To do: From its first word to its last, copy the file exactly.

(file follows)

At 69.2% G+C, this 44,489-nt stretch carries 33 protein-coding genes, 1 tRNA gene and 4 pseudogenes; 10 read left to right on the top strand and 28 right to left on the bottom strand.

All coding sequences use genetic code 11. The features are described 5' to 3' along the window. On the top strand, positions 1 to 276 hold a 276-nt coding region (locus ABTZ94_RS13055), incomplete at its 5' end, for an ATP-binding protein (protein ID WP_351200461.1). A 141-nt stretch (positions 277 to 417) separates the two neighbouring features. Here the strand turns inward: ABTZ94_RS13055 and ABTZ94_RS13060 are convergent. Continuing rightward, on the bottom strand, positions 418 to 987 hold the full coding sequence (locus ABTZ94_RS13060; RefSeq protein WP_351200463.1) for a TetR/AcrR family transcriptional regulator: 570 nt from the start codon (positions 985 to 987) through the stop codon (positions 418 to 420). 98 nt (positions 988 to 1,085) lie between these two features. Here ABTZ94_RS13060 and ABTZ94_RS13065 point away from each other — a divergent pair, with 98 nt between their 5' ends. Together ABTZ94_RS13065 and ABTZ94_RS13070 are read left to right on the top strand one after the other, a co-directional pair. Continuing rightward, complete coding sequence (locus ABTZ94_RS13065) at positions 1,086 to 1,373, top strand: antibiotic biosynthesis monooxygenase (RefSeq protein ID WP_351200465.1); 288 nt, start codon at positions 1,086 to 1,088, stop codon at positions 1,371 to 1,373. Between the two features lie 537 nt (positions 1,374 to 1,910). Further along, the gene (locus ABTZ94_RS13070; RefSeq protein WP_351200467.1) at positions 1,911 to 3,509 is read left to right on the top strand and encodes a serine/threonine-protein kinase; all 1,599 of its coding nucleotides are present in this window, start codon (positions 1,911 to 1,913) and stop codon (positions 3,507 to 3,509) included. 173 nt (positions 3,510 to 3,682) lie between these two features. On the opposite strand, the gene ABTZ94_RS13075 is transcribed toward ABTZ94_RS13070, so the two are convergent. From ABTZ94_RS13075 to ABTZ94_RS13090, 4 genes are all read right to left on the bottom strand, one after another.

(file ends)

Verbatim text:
At 69.2% G+C, this 44,489-nt stretch carries 33 protein-coding genes, 1 tRNA gene and 4 pseudogenes; 10 read left to right on the top strand and 28 right to left on the bottom strand.

All coding sequences use genetic code 11. The features are described 5' to 3' along the window. On the top strand, positions 1 to 276 hold a 276-nt coding region (locus ABTZ94_RS13055), incomplete at its 5' end, for an ATP-binding protein (protein ID WP_351200461.1). A 141-nt stretch (positions 277 to 417) separates the two neighbouring features. Here the strand turns inward: ABTZ94_RS13055 and ABTZ94_RS13060 are convergent. Continuing rightward, on the bottom strand, positions 418 to 987 hold the full coding sequence (locus ABTZ94_RS13060; RefSeq protein WP_351200463.1) for a TetR/AcrR family transcriptional regulator: 570 nt from the start codon (positions 985 to 987) through the stop codon (positions 418 to 420). 98 nt (positions 988 to 1,085) lie between these two features. Here ABTZ94_RS13060 and ABTZ94_RS13065 point away from each other — a divergent pair, with 98 nt between their 5' ends. Together ABTZ94_RS13065 and ABTZ94_RS13070 are read left to right on the top strand one after the other, a co-directional pair. Continuing rightward, complete coding sequence (locus ABTZ94_RS13065) at positions 1,086 to 1,373, top strand: antibiotic biosynthesis monooxygenase (RefSeq protein ID WP_351200465.1); 288 nt, start codon at positions 1,086 to 1,088, stop codon at positions 1,371 to 1,373. Between the two features lie 537 nt (positions 1,374 to 1,910). Further along, the gene (locus ABTZ94_RS13070; RefSeq protein WP_351200467.1) at positions 1,911 to 3,509 is read left to right on the top strand and encodes a serine/threonine-protein kinase; all 1,599 of its coding nucleotides are present in this window, start codon (positions 1,911 to 1,913) and stop codon (positions 3,507 to 3,509) included. 173 nt (positions 3,510 to 3,682) lie between these two features. On the opposite strand, the gene ABTZ94_RS13075 is transcribed toward ABTZ94_RS13070, so the two are convergent. From ABTZ94_RS13075 to ABTZ94_RS13090, 4 genes are all read right to left on the bottom strand, one after another.